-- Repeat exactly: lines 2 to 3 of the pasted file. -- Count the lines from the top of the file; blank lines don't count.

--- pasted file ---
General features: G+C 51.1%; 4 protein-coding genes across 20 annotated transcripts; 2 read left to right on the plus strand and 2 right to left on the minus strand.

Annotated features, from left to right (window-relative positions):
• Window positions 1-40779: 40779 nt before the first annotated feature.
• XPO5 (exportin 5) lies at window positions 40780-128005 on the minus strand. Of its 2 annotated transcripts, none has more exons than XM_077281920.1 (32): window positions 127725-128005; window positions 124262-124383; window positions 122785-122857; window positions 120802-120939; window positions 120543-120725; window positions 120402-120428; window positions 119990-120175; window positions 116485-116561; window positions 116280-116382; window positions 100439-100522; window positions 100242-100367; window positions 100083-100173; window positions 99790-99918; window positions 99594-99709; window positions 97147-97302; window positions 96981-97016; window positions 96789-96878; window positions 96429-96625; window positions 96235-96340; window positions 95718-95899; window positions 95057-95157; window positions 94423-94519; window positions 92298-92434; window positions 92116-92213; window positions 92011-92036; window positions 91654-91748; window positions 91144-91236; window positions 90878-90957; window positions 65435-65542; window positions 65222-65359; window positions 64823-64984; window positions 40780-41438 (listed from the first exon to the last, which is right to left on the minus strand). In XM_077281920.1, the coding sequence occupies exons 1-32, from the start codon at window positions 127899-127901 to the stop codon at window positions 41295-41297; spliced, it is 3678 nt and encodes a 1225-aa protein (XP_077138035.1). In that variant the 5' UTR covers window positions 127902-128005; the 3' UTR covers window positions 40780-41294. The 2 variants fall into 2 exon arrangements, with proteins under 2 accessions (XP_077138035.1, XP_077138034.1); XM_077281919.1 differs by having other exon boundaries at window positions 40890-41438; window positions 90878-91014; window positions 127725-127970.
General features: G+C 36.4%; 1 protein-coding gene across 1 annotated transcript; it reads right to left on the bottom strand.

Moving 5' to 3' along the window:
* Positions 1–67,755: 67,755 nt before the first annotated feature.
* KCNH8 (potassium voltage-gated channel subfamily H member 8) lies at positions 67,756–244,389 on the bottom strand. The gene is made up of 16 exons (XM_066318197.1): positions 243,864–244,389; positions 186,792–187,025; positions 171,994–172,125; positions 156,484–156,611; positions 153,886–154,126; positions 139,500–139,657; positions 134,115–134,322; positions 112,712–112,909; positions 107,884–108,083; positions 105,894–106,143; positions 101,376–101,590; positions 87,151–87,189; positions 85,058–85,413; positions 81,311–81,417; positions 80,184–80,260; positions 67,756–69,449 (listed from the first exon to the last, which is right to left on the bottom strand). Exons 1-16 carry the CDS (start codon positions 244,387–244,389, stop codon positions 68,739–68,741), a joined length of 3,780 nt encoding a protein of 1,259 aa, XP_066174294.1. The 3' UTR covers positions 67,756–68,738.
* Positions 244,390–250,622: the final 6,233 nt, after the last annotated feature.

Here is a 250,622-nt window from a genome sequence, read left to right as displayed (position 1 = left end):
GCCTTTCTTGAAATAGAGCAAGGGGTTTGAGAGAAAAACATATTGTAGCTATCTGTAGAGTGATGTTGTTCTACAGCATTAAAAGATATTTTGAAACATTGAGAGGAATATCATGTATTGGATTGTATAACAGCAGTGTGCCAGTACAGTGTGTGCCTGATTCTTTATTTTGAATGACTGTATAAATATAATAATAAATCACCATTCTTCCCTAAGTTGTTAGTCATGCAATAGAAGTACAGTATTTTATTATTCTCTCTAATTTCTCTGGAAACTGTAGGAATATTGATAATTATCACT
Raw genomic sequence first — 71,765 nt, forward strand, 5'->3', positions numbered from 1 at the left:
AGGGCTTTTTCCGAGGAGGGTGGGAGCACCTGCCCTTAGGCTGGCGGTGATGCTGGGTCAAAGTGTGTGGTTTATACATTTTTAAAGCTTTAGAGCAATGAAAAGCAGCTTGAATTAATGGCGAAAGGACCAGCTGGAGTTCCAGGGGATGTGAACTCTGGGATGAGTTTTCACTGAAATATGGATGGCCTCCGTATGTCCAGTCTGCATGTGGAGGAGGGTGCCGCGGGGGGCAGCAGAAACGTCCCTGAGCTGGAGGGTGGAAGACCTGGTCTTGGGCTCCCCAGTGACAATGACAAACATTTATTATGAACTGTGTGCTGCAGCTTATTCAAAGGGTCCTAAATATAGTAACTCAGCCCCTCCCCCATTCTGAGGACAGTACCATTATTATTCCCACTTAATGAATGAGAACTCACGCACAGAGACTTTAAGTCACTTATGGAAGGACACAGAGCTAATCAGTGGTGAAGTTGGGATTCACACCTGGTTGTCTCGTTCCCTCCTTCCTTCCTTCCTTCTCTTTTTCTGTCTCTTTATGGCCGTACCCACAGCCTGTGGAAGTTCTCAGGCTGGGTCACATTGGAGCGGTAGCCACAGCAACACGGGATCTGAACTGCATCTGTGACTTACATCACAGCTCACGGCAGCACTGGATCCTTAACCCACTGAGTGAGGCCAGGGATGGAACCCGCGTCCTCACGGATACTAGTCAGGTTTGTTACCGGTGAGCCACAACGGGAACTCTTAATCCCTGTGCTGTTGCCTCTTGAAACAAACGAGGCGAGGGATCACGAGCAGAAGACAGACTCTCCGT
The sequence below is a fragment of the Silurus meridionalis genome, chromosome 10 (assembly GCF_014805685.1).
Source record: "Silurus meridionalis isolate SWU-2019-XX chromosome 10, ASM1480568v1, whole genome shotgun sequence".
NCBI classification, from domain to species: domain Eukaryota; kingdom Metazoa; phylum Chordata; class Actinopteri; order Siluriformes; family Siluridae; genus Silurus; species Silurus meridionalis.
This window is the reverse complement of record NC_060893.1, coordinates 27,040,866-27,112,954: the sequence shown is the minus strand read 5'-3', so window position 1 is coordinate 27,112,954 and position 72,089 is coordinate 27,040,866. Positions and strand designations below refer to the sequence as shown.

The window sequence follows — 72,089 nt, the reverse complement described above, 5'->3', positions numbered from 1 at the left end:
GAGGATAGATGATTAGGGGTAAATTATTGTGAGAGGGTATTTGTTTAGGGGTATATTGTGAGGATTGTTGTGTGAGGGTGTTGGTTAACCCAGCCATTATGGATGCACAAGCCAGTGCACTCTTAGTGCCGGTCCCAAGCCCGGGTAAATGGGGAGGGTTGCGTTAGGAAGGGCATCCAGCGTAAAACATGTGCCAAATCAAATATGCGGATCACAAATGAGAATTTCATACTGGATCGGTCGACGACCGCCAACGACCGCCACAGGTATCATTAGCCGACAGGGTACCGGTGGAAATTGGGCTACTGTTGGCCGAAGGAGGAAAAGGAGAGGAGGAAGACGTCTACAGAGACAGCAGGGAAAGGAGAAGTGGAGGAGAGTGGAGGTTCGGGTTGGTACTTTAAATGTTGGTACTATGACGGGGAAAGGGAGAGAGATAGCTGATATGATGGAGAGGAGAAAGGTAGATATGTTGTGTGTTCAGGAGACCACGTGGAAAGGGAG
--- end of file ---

Annotated features, from left to right (window-relative positions):
• Window positions 1-40779: 40779 nt before the first annotated feature.